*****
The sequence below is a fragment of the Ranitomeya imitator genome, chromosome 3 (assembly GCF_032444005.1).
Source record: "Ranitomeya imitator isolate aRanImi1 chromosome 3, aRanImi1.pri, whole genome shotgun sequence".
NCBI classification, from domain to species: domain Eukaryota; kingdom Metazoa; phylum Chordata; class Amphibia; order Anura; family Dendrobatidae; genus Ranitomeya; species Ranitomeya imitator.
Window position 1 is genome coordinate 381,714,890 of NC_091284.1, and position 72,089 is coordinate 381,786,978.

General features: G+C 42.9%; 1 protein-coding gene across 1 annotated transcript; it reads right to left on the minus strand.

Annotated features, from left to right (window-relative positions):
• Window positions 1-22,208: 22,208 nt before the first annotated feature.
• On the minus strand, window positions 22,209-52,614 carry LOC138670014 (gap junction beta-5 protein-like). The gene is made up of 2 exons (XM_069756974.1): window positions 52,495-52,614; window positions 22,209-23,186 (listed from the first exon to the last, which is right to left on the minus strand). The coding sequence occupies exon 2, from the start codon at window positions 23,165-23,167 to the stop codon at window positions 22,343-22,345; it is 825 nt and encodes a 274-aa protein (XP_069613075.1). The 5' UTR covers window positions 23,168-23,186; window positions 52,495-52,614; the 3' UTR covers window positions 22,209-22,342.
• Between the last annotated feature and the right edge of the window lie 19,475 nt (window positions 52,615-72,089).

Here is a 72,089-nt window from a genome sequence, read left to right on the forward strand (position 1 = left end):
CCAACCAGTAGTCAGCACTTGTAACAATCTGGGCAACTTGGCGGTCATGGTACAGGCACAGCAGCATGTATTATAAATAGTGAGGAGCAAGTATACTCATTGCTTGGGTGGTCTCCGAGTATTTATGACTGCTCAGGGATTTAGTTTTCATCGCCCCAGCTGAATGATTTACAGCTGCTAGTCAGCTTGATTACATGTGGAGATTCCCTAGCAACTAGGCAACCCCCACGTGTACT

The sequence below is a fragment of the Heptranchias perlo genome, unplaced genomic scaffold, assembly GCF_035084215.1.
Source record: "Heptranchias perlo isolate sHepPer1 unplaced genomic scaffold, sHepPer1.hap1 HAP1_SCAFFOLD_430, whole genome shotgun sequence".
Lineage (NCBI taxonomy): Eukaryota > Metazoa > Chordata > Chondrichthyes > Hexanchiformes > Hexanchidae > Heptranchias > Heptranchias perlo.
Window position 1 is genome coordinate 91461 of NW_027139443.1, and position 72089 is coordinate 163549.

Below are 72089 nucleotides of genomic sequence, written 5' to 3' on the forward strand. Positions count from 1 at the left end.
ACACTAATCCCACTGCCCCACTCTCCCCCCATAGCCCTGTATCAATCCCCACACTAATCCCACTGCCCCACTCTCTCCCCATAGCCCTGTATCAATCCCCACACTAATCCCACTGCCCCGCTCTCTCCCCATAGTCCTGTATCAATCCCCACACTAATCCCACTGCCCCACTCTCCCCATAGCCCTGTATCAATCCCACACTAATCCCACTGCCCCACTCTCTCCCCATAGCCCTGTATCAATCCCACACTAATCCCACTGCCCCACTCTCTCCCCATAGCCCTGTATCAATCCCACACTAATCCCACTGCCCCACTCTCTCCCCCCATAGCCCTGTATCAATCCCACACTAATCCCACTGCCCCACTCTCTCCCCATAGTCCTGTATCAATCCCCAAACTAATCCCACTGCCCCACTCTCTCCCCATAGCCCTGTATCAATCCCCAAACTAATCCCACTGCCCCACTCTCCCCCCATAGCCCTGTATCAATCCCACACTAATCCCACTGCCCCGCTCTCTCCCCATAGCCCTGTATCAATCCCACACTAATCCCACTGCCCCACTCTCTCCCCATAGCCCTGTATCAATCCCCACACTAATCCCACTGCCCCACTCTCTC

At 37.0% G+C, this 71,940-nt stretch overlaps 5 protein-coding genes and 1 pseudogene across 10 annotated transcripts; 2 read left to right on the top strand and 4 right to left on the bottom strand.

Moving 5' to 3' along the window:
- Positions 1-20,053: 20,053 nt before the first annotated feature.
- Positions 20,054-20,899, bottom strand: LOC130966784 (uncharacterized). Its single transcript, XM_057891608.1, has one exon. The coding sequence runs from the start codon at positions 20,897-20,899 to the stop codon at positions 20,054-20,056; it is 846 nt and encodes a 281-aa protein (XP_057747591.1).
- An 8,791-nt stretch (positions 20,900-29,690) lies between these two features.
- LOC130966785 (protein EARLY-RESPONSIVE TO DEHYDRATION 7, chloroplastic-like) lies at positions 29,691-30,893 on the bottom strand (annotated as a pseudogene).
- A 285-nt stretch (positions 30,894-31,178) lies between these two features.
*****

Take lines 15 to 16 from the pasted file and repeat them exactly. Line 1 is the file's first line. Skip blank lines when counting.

Window position 1 is genome coordinate 91461 of NW_027139443.1, and position 72089 is coordinate 163549.

Below are 72089 nucleotides of genomic sequence, written 5' to 3' on the forward strand. Positions count from 1 at the left end.